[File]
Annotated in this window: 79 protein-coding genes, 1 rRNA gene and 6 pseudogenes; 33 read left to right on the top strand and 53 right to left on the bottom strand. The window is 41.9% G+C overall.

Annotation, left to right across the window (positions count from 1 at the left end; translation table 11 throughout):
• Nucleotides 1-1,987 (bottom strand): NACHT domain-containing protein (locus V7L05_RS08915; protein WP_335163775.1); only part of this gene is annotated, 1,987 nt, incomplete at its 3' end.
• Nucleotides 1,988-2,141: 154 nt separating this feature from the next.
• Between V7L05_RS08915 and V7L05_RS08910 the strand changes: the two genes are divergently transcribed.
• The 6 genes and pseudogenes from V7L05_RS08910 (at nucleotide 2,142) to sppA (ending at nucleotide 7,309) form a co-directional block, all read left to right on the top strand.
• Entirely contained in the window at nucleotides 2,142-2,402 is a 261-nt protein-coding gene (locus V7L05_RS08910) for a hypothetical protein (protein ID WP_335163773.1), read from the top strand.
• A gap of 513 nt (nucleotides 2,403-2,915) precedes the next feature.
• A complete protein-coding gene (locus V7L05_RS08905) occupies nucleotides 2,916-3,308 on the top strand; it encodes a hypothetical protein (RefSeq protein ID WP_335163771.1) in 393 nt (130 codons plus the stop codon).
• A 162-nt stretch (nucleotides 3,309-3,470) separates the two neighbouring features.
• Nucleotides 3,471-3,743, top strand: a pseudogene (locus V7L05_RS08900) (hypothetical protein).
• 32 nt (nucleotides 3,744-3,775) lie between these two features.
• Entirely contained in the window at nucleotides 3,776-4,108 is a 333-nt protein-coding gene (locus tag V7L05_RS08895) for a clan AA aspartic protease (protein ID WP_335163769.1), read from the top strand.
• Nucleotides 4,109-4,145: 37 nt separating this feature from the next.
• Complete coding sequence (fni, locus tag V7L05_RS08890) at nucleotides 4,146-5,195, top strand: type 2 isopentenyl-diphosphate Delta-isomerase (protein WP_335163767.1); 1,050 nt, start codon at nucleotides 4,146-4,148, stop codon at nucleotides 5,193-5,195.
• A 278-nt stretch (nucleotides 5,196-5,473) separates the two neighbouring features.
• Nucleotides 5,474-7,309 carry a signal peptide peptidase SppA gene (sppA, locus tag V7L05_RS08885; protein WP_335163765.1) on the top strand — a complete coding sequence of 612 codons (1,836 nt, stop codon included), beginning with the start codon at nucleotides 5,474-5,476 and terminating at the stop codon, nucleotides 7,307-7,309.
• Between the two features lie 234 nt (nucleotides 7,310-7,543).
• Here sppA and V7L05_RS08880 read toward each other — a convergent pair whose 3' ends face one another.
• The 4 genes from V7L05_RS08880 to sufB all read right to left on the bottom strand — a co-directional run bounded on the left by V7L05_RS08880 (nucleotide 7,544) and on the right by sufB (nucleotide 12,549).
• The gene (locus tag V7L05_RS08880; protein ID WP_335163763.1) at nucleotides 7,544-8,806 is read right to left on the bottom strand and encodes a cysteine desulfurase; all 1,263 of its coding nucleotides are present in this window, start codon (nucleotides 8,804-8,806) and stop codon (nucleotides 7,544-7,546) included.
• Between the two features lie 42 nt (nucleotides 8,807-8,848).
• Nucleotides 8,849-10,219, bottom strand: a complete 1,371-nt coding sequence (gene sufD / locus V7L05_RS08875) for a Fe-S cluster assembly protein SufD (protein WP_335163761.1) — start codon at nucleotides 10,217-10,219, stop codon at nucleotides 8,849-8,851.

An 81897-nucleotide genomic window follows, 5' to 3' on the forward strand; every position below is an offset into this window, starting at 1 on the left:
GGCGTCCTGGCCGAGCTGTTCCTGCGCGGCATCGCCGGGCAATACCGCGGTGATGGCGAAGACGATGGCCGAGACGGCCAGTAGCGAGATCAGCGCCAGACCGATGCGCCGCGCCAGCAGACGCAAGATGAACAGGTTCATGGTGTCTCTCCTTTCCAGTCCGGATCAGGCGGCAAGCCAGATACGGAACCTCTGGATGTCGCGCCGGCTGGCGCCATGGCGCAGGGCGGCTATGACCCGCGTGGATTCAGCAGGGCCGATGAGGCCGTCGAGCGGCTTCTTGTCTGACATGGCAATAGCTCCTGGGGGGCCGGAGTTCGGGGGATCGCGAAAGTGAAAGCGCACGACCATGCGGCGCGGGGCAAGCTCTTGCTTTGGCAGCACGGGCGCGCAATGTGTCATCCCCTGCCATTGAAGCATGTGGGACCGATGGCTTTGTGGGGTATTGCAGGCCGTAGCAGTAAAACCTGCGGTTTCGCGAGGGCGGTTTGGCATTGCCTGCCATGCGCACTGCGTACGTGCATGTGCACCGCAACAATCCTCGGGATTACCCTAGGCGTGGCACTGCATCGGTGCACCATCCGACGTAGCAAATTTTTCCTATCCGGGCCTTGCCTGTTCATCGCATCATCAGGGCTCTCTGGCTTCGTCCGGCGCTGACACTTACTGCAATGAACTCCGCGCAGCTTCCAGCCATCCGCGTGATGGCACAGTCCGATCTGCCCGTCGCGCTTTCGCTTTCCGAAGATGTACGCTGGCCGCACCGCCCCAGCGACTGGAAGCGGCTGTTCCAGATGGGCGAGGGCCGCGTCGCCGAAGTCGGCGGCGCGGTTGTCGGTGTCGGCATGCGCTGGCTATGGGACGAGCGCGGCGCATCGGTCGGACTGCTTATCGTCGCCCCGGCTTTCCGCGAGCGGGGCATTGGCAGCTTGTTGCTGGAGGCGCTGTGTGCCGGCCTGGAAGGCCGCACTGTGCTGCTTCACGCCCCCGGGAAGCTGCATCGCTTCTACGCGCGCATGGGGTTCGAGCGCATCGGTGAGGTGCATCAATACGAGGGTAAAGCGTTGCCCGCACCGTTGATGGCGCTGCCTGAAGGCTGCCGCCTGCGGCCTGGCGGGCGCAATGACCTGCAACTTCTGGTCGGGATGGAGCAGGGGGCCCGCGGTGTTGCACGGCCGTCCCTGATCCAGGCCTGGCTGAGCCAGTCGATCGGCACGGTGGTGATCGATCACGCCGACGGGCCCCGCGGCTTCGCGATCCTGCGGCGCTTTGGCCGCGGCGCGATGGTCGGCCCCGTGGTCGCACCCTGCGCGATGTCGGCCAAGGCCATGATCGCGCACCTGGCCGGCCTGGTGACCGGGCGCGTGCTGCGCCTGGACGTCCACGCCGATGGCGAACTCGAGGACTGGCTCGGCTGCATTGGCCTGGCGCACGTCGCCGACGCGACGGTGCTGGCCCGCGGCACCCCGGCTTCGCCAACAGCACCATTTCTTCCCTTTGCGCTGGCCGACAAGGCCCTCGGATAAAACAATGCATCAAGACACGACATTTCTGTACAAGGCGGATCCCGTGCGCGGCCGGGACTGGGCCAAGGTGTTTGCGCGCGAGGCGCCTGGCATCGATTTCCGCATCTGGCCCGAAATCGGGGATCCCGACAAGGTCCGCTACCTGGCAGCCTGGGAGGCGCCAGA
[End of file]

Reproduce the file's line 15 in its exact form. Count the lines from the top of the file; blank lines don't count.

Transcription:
• Complete coding sequence (fni, locus tag V7L05_RS08890) at nucleotides 4,146-5,195, top strand: type 2 isopentenyl-diphosphate Delta-isomerase (protein WP_335163767.1); 1,050 nt, start codon at nucleotides 4,146-4,148, stop codon at nucleotides 5,193-5,195.